High School Students Earn Passport to a Tasty Future
Students at The International Culinary School at the Art Institute of California-Inland Empire learn to make a variety of cuisine. Now, high school seniors have an opportunity to learn some of these techniques and recipes through the Passport to A Tasty Future program.
(SAN BERNARDINO, Calif.) The International Culinary School at The Art Institute of California – Inland Empire is doubling its efforts with the popular “Passport to a Tasty Future” program for teens it began last year.
“This program is for high school seniors only. It lets them find out if a career in the culinary arts is right for them,” said Chef Eyad Joseph, academic director of the International Culinary School at The Art Institute of California – Inland Empire. “It’s a way for them to see how culinary classes are conducted as well as our commitment to their education. These classes will help them secure a better understanding of the type of cuisines we teach as well as our curriculum.”
One group of high school seniors began instruction Oct. 25. Another group, to which The Art Institute of California-Inland Empire can accept a few more students, begins instruction Jan. 24, 2009.
The program starts with Basic Knife Skills and Cooking Methods. Students learn techniques from Julienne to Tourne cuts while focusing on repetition and consistency. They’ll explore methods of chopping, mincing and cutting of vegetables and proteins.
Also attendees to the first class study proper food amounts for ideal plate presentations, along with menu development. And they will learn a variety of important cooking methods such as sautéing, grilling, frying, braising and poaching, along with the importance of timing and heat distribution.
The first group of students took this course on Oct. 25. The second group will do so on Jan. 24, 2009.
From there, the students will learn a variety of types of cooking, starting with Latin regional dishes. Group 1 studies these Nov. 15, Group 2 does so Feb. 21, 2009.
As the two groups move into a holiday season, Christmas for Group 1 and Easter for Group 2, the focus changes to baking and pastries. Group 1 students will study this type of cooking Dec. 6, Group 2 on March 7, 2009.
The first group is in for a “Chef’s surprise,” on its last session, which takes place Dec. 13. “It’s up to the chef who teaches that class,” said Director of Admissions Monica Jeffs. “But it will have something to do with Christmas.”
It’s no secret what the second group will do on its final class meeting, taking place March 28, 2009. They’ll be making Easter brunch.
“Our Culinary program was renamed earlier this year as the International Culinary School at the Art Institute of California – Inland Empire,” Chef Joseph said. “In keeping with our new name, the Passport to a Tasty Future courses will expose high school seniors to the Culinary Arts program we offer, and give them a chance to understand world cuisine, which focuses on much more than the Classical French meals they may be familiar with.”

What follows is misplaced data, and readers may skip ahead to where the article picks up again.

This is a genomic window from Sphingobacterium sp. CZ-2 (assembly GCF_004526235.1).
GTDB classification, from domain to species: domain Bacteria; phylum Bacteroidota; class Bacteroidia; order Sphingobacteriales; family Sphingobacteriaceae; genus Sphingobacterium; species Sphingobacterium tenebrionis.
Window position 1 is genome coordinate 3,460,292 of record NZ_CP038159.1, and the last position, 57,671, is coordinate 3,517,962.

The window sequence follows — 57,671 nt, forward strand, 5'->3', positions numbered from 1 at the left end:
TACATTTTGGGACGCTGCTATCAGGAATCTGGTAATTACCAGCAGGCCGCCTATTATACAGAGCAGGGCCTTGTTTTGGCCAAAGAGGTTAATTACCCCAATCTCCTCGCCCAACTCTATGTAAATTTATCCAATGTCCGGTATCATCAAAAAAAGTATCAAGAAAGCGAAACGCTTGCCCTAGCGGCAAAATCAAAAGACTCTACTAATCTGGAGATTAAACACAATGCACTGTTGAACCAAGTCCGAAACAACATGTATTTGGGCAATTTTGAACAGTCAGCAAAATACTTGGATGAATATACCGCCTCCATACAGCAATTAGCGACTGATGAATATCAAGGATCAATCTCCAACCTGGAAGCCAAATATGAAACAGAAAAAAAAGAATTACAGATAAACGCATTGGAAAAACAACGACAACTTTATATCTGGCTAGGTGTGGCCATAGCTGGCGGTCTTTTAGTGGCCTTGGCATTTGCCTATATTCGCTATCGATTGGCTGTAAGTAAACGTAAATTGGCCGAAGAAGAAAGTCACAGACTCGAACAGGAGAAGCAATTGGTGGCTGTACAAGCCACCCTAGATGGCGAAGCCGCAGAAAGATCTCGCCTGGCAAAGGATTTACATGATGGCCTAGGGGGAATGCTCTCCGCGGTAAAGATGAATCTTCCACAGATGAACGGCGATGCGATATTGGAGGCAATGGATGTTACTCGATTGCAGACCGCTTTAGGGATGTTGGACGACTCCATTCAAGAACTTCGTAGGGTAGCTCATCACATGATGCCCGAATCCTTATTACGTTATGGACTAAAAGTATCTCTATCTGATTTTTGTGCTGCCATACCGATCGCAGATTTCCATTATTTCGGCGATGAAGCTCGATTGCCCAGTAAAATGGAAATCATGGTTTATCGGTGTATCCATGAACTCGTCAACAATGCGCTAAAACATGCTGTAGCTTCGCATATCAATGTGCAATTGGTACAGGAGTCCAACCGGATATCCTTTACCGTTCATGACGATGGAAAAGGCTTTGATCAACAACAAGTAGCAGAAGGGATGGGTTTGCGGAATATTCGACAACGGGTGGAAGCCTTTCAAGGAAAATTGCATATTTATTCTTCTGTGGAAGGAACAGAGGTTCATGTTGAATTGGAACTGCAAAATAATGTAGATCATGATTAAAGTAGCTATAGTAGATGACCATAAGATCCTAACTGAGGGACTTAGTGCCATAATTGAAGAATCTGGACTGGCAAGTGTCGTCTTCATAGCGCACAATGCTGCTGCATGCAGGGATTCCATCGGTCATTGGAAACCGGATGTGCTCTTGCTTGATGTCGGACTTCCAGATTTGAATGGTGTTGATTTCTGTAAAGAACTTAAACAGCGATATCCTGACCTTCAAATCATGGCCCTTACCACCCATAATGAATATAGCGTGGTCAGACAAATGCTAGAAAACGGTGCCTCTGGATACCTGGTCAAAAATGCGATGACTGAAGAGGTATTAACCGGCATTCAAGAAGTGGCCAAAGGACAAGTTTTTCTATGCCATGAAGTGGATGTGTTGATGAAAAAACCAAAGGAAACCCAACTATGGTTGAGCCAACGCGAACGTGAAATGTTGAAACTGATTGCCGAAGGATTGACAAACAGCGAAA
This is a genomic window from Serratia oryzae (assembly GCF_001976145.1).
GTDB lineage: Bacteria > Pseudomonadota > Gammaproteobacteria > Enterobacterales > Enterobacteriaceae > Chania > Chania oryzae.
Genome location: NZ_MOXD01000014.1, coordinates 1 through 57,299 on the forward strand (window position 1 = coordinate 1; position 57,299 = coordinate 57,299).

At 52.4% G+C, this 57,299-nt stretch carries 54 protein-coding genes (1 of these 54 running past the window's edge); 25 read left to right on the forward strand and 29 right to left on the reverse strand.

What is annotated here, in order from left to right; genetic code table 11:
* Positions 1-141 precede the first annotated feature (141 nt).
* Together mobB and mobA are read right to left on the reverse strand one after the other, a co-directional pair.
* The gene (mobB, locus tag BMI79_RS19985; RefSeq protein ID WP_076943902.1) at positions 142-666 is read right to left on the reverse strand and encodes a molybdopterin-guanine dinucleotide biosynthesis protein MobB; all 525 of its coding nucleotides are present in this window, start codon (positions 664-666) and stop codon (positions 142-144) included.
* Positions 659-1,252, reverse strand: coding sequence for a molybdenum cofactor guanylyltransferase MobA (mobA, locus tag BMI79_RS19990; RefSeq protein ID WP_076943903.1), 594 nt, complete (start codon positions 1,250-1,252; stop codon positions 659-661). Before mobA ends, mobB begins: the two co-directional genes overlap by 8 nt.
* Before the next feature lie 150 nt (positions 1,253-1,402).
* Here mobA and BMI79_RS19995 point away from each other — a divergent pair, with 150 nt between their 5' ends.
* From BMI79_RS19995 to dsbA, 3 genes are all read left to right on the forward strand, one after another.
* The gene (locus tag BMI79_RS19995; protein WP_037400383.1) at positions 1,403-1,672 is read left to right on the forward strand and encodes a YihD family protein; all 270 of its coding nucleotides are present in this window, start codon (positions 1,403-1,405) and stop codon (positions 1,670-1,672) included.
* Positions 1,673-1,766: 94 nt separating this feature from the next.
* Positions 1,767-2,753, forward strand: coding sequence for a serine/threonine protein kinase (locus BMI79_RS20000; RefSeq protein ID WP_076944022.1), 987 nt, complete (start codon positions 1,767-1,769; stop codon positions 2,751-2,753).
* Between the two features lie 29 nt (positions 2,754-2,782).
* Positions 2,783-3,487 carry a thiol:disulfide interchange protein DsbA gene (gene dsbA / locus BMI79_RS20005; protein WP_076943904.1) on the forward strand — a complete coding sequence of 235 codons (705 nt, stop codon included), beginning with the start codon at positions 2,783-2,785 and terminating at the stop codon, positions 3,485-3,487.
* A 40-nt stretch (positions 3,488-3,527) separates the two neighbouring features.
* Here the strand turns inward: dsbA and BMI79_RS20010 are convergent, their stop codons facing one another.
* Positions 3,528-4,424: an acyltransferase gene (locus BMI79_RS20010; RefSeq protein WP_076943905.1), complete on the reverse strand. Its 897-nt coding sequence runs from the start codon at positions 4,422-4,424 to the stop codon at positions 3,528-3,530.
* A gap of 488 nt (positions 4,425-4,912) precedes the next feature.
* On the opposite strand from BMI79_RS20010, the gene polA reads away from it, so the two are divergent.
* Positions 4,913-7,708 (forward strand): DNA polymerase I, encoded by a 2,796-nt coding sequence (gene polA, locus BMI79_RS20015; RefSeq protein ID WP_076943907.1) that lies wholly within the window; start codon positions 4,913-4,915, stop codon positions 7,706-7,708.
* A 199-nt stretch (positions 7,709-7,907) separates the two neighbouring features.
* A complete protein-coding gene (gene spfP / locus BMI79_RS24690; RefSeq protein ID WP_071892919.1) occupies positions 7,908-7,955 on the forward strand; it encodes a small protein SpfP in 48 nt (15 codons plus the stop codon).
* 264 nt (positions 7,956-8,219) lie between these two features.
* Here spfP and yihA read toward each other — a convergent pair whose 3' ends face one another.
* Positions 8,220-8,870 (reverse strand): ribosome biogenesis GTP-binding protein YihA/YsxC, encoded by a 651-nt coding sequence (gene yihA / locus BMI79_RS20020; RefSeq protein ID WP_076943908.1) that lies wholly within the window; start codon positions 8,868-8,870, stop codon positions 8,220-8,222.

Each student will receive a uniform, ID badge, and knives to work with. The students will be asked to wear black clothes, non-skid shoes and to bring two small towels to each course.
“We want to provide them with everything they will need to successfully plan their future in the Culinary Arts field,” Chef Joseph said. “This program will help prepare them for a career in the hospitality field as well as culinary arts. “
The class is limited to just 24 students There is a waiting list, in case some students can’t commit to the six-month program.
This is the second year the International Culinary School has offered the Passport to a Tasty Future program. In the 2007-2008 school year, there were 15 students on the reserve list, as well as 24 in the original group, most of whom completed the courses.
During the International Culinary School’s summer quarter, 18 of those original 24 students in the first Passport to a Tasty Future decided to pursuer a career in culinary arts and enrolled as first-year students.
“Instructors teaching our new students have said that they see a huge difference between the students coming in with no prior experience and the students who have taken the Passport program before,” Chef Joseph said.
The check-in for each session is at 9:30 a.m. with programs starting at 10 and ending at 1 p.m.
For information on openings for the Passport To A Tasty Future workshops call Mario Alcazar, at (800) 353-0812 ext. 2165. Interested parties may also e-mail him at firstname.lastname@example.org.
It’s not too late to start classes at The Art Institute of California – Inland Empire. Courses begin Nov. 13 and classes are offered in the day, evening and on weekends for new and reentry students.
For a free tour of The International Culinary School or for more information call (909) 915-2100 or go on line to www.ArtInstitutes.edu/InlandEmpire.
The Art Institute of California – Inland Empire offers Bachelor of Science degrees in Game Art & Design, Culinary Management, Graphic Design, Web Design & Interactive Media, Interior Design, Fashion Design and Retail Management, and Media Arts & Animation. There are also Associate of Science degrees in Graphic Design and Culinary Arts for William Hill. Each program is offered on a year-round basis, allowing students to work uninterrupted toward their degrees.
The Art Institute of California – Inland Empire is one of the Art Institutes (www.artinstitutes.edu), a system of more than 40 locations throughout North America, providing an important source of design, media arts, fashion and culinary arts professionals.
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